Pepe’s Pizzeria: The Lost Art of the Culinary Rivalry


(Corey Neumeier)

The outside of Pepe’s Pizzeria in New Haven, Connecticut. The coal-fired pizza restaurant was founded in 1925.

We open on the hustle and bustle of the Yale University (Yes, that Yale) campus in 1925. Frank Pepe, a small-time baker and pizza enthusiast opens his restaurant on a warm summer’s day. It grew from a special pizza-carrying headdress to a food cart, to a full-time restaurant, boasting fresh pies from the undying flame of a brand-new black brick pizza oven. In the hearts of many, Pepe’s pizza has become the stuff of legends, considered by the majority of Connecticuters and certainly Yalers to be the best pizza on the planet.

Mere blocks away from Pepe’s sits Sally’s Apizza, opened in 1938 by Salvatore Consiglio, Pepe’s nephew. An alternative for starving Yalers. A respite from the round-the-corner lines at Pepe’s. And of course, Pepe’s unofficial nemesis.

A small-town pizza restaurant is and was then no surprise on the east coast. The influx of European immigrants to American metropolises and their surrounding suburbs following the end of the first world war spiked the density of ethnically European restaurants on the eastern seaboard permanently. More than perhaps anything else, It defines the culinary heritage of the East and makes the culinary purgatory of my home, Colorado, all the more pronounced.

I am but the latest in an astonishingly long list of patrons in Pepe’s long history. Coaxed by my mother, a native Connecticuter, into standing in the round-the-corner queue to taste the cheesy, greasy slice of heaven from the famed black brick pizza oven. At the risk of sacrificing the authentic Pepe’s experience, we called ahead and picked up a to-go order (hey, it was cold out). Returning to the car, laden with a pizza box large enough to feed a small army, or one me, I was greeted with what I must admit, may have been the best pizza I have ever eaten. I won’t get involved in the nitty-gritty of where it fits in the grand scale of all pizza even eaten because truthfully, I don’t care. It was as food should be, carefully prepared, and eaten with reckless abandon for temperature or heart health. It occurred to me then what the good, old-fashioned pizza rivalry had done. Without Sally’s down the street poking and prodding on Pepe territory this pizza never would have made its way down my greedy gullet. If Pepe’s hadn’t been faced with Sally’s, the pizza wouldn’t need to be so competitive, and the quality would have gone down. And along with the quality down goes the patronage, and before you know it you’re looking at another empty space on Whalley Street.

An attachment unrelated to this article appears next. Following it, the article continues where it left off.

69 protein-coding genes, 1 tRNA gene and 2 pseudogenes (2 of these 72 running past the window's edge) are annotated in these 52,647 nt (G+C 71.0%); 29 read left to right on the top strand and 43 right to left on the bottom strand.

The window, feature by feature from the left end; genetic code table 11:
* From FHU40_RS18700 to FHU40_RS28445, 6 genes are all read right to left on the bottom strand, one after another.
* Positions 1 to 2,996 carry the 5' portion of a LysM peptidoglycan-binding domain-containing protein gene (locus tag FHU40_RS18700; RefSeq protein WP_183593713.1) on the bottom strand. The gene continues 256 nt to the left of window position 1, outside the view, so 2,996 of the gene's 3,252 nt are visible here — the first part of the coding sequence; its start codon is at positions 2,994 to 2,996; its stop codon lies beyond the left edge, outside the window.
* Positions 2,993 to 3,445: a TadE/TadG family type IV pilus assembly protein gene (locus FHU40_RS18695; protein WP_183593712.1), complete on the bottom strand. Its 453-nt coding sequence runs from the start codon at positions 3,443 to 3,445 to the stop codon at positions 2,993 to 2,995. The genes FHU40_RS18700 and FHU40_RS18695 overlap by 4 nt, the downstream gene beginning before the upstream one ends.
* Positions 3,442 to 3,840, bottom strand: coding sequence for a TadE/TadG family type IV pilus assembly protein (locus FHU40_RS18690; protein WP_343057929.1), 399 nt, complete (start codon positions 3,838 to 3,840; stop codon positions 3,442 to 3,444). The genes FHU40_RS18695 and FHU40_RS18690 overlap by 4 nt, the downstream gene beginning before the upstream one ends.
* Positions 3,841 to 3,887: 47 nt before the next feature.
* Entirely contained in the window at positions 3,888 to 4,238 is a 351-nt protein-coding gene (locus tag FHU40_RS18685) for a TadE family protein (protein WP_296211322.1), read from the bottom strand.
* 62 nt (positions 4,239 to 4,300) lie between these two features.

Corey Neumeier enjoys a fresh slice of Pepe’s pizza. (Gloria Staebler)

Colorado has this problem, a few other states out West do, too, but I’m convinced it’s not to our degree. Our history is the silver rush. What do we owe to the trains of miners that came to the West? Canned beans and creamed corn, are not exactly Michelin-level stuff. We have second-rate Mexican joints coming out of the ears, just like every state in the American Southwest. We have the brand-spanking-new, hyper-gentrified software neighborhoods that serve artisanal drip coffee for exorbitant prices, but we certainly didn’t beat Seattle or SoCal to that card. So what do we have? The King, and the Clown, and the Colonel. En mas. Fast food coats Denver, it festers and bleeds in the streets. Our lack of culinary identity allows the blight that is the Big Mac to take over in silence. Within a five-minute drive of our comparatively remote school building, we have access to three fast-food restaurants and another two coffee houses that pump out more calories in a single drink than the dollar profit they take in per day. What other options might there be, you ask? An alright Chinese place, an alright Italian place, an alright Japanese place, and a couple of alright Mexican spots. They get the job of filling oneself with calories done. Do they get the job done on a budget? No. Do they get the job done in an effective amount of time? No. But do you know what does? The King, and the Clown, and the Colonel.

Colorado has good food certainly, my gripe is the identity, we have nothing to fight for, no local rivalries to arbitrarily side with. New England has pizza, it has hot dogs, it has pastries, and iron all the while sharpening iron. All our local joints have to compete with is Taco Bell. What local chain can afford to offer a cheesy gordita cravings box for $5? What mom-n-pop can staff their restaurant 24/7? None of them can, and therein lies the problem, as consumers we have allowed fast food to outcompete good food. We have dug ourselves into this hole, and it is only by considerable force that we can get out. Buy local, buy quality if you can, but most importantly, ditch the fast food. We, nay you, deserve better than this.